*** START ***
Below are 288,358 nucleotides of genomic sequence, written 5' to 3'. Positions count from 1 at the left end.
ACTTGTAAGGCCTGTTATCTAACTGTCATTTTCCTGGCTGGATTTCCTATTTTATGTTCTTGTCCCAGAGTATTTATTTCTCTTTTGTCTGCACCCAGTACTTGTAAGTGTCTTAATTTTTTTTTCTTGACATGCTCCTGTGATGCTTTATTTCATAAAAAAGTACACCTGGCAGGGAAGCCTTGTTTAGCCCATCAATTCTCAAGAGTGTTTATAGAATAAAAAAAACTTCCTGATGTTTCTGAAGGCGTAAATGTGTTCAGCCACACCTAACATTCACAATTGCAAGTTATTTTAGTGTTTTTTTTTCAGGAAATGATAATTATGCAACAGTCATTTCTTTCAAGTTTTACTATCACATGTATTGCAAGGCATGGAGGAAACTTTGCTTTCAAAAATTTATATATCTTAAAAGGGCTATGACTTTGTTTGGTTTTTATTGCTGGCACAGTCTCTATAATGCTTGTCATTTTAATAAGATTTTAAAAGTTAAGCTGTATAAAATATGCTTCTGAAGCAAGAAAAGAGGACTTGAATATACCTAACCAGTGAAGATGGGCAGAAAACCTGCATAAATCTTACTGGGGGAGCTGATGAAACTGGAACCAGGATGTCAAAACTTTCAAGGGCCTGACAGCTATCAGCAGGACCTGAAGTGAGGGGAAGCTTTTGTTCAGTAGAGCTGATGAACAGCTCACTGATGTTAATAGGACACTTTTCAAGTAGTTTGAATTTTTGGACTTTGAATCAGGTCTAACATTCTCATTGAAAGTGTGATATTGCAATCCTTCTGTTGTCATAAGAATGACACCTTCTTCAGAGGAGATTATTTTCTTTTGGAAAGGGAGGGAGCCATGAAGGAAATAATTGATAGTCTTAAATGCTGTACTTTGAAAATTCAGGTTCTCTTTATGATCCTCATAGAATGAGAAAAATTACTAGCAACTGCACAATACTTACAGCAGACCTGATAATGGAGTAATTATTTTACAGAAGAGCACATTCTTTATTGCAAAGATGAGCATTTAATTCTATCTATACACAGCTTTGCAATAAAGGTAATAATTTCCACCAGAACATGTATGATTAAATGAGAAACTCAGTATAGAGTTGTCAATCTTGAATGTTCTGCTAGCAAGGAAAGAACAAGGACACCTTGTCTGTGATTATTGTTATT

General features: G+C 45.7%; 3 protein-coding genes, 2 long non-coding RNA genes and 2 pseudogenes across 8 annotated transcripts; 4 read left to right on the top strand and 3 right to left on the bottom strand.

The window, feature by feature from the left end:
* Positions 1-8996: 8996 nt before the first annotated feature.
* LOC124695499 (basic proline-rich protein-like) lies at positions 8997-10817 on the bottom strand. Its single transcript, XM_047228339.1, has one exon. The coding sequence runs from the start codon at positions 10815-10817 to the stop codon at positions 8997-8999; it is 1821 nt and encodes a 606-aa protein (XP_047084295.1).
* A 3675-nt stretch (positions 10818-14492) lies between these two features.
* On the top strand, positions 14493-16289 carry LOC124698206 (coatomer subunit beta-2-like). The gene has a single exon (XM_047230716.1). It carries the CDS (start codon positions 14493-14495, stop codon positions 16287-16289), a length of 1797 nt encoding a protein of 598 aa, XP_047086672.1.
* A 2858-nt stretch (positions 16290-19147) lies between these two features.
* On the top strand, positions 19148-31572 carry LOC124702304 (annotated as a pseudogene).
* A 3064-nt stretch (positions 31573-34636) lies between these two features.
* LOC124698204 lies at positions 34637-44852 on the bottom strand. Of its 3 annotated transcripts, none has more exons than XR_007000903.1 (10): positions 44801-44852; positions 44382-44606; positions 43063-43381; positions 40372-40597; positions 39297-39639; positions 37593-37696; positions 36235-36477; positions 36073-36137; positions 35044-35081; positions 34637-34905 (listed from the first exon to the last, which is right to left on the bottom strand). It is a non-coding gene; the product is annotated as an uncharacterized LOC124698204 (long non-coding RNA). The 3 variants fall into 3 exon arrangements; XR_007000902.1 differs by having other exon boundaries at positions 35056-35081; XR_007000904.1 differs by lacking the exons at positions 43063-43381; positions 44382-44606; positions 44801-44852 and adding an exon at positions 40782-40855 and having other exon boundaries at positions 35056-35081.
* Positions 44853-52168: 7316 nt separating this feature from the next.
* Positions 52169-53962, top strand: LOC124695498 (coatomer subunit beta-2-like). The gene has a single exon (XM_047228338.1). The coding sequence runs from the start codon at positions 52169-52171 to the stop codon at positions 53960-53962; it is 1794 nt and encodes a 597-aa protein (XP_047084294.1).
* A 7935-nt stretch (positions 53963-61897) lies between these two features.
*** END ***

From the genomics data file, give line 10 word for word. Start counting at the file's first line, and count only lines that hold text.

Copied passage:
* On the top strand, positions 19148-31572 carry LOC124702304 (annotated as a pseudogene).